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WHAT IS CONSTRUCTIVE RECEIPT?

An understanding of the income tax doctrine of constructive receipt is on critical importance to maintaining the tax-free status of a structured settlement. In order for a plaintiff to receive the future payments from a structured settlement income tax-free, the plaintiff must not have been in constructive receipt of the money used to fund the structured settlement.

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Constructive receipt is the issue faced in attempting to determine when payments are to be recognized as income. Internal Revenue Code Section 451(a) states essentially that income is taxable (for cash basis taxpayers) in the year within which it is either actually or constructively received. Treasury Regulation 1.451-2(a) clarified the definition of constructive receipt when it stated that,

"... Income although not actually reduced to a taxpayer's possession is constructively received by him in the taxable year during which it is credited to his account, set apart for him, or otherwise made available so that he may draw upon it at anytime, or so that he could have drawn upon it during the taxable year if notice of intention to withdraw had been given. However, income is not constructively received if the taxpayer's control of its receipt is subject to substantial limitations or restrictions."
Therefore, generally speaking, a plaintiff will not be deemed to be in constructive receipt of funds if he only has the right to receive the future structured payments and the payments cannot be modified or accelerated by the plaintiff. The income tax exclusion which is fully intended to be available to a plaintiff in wrongful death, personal injury or sickness cases can be achieved by following the principles:

  • The structured settlement payments must be fixed and determinable as to the amount and time of each payment. The plaintiff must not have the right to accelerate, increase, or decrease the structured settlement payments.

  • The plaintiff should be entitled to only each structured settlement payment as it becomes due.

  • The plaintiff must not be entitled to be designated as the owner of the structured settlement, as this would be evidence of ownership.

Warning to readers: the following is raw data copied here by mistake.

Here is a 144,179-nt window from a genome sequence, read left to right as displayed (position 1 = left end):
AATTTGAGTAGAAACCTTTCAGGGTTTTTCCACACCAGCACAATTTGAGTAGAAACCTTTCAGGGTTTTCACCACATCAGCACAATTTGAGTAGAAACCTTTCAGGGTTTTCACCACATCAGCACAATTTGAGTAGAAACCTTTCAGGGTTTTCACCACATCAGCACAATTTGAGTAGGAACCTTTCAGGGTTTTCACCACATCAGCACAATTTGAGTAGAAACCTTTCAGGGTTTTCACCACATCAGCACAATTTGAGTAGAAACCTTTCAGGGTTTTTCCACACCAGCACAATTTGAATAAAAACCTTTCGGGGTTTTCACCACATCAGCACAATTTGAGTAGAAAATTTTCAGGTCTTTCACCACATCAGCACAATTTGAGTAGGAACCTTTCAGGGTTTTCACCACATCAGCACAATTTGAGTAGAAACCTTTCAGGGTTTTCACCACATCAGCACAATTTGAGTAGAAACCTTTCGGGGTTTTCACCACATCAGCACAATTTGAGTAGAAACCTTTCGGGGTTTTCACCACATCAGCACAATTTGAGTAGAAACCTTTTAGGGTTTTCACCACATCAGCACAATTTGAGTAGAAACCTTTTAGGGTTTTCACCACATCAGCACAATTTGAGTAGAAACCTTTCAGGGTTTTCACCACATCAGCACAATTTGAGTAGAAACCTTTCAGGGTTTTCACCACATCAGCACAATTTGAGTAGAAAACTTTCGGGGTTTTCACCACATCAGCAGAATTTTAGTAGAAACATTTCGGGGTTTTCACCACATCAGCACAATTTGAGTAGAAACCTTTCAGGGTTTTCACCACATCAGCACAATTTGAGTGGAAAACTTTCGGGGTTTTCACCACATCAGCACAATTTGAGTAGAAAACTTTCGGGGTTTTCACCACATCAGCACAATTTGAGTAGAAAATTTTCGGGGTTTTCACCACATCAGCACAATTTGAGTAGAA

Does knowledge of the cost of a structured settlement constitute constructive receipt?

Unequivocally NO! For more than 20 years, there has been the common fallacy that mere knowledge, by the plaintiff, of the cost of a structured settlement, would constitute constructive receipt. In 1983, the IRS issued Private Letter Ruling 83-33035, which affirmed that disclosure of the cost of a structured settlement does not constitute constructive receipt. Furthermore, the ruling stated "... knowledge is not the determinative in deciding a question of constructive receipt, but that unqualified availability is decisive."

Sample Constructive Receipt Scenarios

The plaintiff attorney accepts and places the settlement check in his/her trust account and then proceeds to purchase a structured settlement that will generate future payments to the plaintiff.

This IS constructive receipt.

The case has survived the appellate process and a final verdict from which there is no appeal has been rendered. A structured settlement proposal is presented and accepted.

This IS constructive receipt.

The plaintiff attorney agrees, verbally, to a specific dollar value to settle a case. Subsequent to this verbal agreement the defense presents a structured settlement of equal value, which is accepted fully executed.

This is NOT constructive receipt.

Agreement has been reached and the funds have been placed into a 468(b)(1), qualified settlement fund.

This is NOT constructive receipt.

The plaintiff attorney designs their own structured settlement proposal or alters a defense structured settlement proposal to meet the unique needs of his client.

This is NOT constructive receipt.

The case has gone to the jury, a verdict has been rendered and the defendant is either considering an appeal or has appealed the verdict. During this period, settlement negotiations continue and subsequently a structured settlement proposal is presented and accepted.

This is NOT constructive receipt.